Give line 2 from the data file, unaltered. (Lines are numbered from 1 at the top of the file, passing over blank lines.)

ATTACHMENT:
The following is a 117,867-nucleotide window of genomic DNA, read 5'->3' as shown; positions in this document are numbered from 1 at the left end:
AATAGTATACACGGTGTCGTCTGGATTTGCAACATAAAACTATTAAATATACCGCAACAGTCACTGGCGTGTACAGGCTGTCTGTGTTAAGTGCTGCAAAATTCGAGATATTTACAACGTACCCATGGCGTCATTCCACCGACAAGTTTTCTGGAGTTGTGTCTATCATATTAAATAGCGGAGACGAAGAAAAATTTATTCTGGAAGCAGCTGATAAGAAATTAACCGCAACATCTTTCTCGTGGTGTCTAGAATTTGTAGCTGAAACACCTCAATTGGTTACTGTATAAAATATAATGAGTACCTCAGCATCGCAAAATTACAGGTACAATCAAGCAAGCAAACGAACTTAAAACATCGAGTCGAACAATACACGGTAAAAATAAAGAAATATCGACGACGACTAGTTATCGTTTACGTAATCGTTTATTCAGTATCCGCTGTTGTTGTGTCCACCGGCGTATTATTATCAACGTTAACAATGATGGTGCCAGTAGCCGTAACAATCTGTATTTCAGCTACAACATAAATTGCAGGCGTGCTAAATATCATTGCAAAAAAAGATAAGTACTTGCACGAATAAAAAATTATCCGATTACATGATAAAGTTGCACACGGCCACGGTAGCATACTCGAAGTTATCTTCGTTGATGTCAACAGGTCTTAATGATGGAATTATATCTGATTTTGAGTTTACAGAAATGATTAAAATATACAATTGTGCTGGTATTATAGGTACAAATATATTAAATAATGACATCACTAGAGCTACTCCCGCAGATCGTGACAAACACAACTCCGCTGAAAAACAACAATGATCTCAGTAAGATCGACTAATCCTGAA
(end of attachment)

AATAGTATACACGGTGTCGTCTGGATTTGCAACATAAAACTATTAAATATACCGCAACAGTCACTGGCGTGTACAGGCTGTCTGTGTTAAGTGCTGCAAAATTCGAGATATTTACAACGTACCCATGGCGTCATTCCACCGACAAGTTTTCTGGAGTTGTGTCTATCATATTAAATAGCGGAGACGAAGAAAAATTTATTCTGGAAGCAGCTGATAAGAAATTAACCGCAACATCTTTCTCGTGGTGTCTAGAATTTGTAGCTGAAACACCTCAATTGGTTACTGTATAAAATATAATGAGTACCTCAGCATCGCAAAATTACAGGTACAATCAAGCAAGCAAACGAACTTAAAACATCGAGTCGAACAATACACGGTAAAAATAAAGAAATATCGACGACGACTAGTTATCGTTTACGTAATCGTTTATTCAGTATCCGCTGTTGTTGTGTCCACCGGCGTATTATTATCAACGTTAACAATGATGGTGCCAGTAGCCGTAACAATCTGTATTTCAGCTACAACATAAATTGCAGGCGTGCTAAATATCATTGCAAAAAAAGATAAGTACTTGCACGAATAAAAAATTATCCGATTACATGATAAAGTTGCACACGGCCACGGTAGCATACTCGAAGTTATCTTCGTTGATGTCAACAGGTCTTAATGATGGAATTATATCTGATTTTGAGTTTACAGAAATGATTAAAATATACAATTGTGCTGGTATTATAGGTACAAATATATTAAATAATGACATCACTAGAGCTACTCCCGCAGATCGTGACAAACACAACTCCGCTGAAAAACAACAATGATCTCAGTAAGATCGACTAATCCTGAA